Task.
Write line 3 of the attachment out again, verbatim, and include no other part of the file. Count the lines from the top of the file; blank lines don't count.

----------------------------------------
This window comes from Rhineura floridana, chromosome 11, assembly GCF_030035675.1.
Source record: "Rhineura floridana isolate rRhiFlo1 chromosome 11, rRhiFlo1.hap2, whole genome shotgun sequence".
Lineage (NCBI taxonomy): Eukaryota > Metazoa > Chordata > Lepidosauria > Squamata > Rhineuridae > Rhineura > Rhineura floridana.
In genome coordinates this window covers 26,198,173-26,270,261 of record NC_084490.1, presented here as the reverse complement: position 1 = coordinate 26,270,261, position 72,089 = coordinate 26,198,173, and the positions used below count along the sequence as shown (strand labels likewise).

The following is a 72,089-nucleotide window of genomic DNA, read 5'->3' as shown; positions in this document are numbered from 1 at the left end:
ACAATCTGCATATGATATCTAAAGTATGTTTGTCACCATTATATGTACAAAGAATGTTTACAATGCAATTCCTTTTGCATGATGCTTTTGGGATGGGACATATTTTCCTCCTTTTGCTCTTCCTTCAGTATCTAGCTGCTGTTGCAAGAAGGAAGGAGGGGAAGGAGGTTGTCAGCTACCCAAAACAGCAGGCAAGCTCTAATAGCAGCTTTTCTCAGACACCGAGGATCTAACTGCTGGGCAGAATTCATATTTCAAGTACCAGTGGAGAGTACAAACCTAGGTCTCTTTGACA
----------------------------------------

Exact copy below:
Lineage (NCBI taxonomy): Eukaryota > Metazoa > Chordata > Lepidosauria > Squamata > Rhineuridae > Rhineura > Rhineura floridana.